Cuts to policing cannot continue, warn officers
Scotland’s communities will be put at risk should current budgetary cuts facing police continue
Scotland’s communities will be put at risk should current budgetary cuts facing police continue, rank and file members warned today.
Brian Docherty, chairman of the Scottish Police Federation, told the union’s biennial conference that there is “no spare capacity” within the force in light of severe budgetary cuts.
It came after Sir Stephen House, chief constable of Police Scotland, warned that “extreme measures” would be needed to achieve the savings required over the next 12 months.
“The police budget is being cut – it can be cut no more,” said Docherty. “The expectation to make more savings cannot be delivered without hurting the police service, police pay and police numbers.”
Officers are owed so many hours of unpaid overtime, it would “almost bankrupt the service if the debt was called in now”, he added.
“Expecting the police to do more with less is fanciful nonsense,” said Docherty. “All that can be delivered with less is less.
“The police will always be the service of last resort but with less, the safety net we provide will be less effective than ever before. More of our communities will be let down and more of our most vulnerable will end up being forgotten about.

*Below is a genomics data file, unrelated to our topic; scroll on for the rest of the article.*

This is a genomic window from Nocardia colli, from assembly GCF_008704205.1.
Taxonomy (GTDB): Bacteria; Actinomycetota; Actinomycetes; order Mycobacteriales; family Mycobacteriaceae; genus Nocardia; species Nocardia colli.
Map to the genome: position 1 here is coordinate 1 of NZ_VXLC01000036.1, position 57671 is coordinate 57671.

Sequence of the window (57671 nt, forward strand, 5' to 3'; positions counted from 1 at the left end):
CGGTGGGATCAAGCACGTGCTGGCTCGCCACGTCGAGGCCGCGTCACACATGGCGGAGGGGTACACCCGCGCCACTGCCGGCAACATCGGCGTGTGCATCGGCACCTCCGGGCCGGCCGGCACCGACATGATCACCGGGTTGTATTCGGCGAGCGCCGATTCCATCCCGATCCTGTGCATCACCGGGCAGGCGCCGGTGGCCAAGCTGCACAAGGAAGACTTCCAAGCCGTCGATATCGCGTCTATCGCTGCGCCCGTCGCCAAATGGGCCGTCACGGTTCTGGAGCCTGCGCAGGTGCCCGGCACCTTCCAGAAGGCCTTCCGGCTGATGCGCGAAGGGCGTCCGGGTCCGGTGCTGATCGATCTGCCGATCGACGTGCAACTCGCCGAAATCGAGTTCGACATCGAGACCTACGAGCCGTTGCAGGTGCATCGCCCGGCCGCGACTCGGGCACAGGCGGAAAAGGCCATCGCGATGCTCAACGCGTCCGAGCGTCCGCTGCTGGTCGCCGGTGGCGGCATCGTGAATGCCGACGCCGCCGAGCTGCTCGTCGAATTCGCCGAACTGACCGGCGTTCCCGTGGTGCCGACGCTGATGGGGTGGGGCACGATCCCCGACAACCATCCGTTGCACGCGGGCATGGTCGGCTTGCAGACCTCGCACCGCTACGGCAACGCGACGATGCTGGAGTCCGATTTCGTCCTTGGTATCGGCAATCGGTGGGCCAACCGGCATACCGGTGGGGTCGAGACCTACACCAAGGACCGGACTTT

“There is a danger that all the preventative work we currently do which is already under threat, will become a thing of the past.
“Communities we have spent years investing in will feel betrayed and abandoned by the only service that has taken the time to get to know them.”
The SPF chairman also hit out at the use of targets within the single force. Police Scotland has insisted a volume target for stop and search does not exist, though Her Majesty’s Inspectorate of Constabulary (HMICS) found some officers felt under pressure to drive up the number of stop searches.
Senior police chiefs this week confirmed their intention to remove a 20 per cent target for the proportion of stop and searches deemed positive from their performance framework.
“Police statistics have become something of a newspeak for the way in which we quantify success,” Docherty said.
“They demand swathes of resources and if things keep going as they currently are, we will soon have more people counting than we will actually delivering the job.
“We might never be free of targets, but unless they undergo major adjustments then we will continue along this road of policing for statistics instead of policing for the public.”
However, the SPF chairman insisted non-statutory stop and search is an “important feature of a police officer’s toolkit” as he argued against it being scrapped.
The Scottish Government has launched a new independent advisory group, chaired by solicitor advocate John Scott QC, to consider the use of stop and search powers in Scotland.
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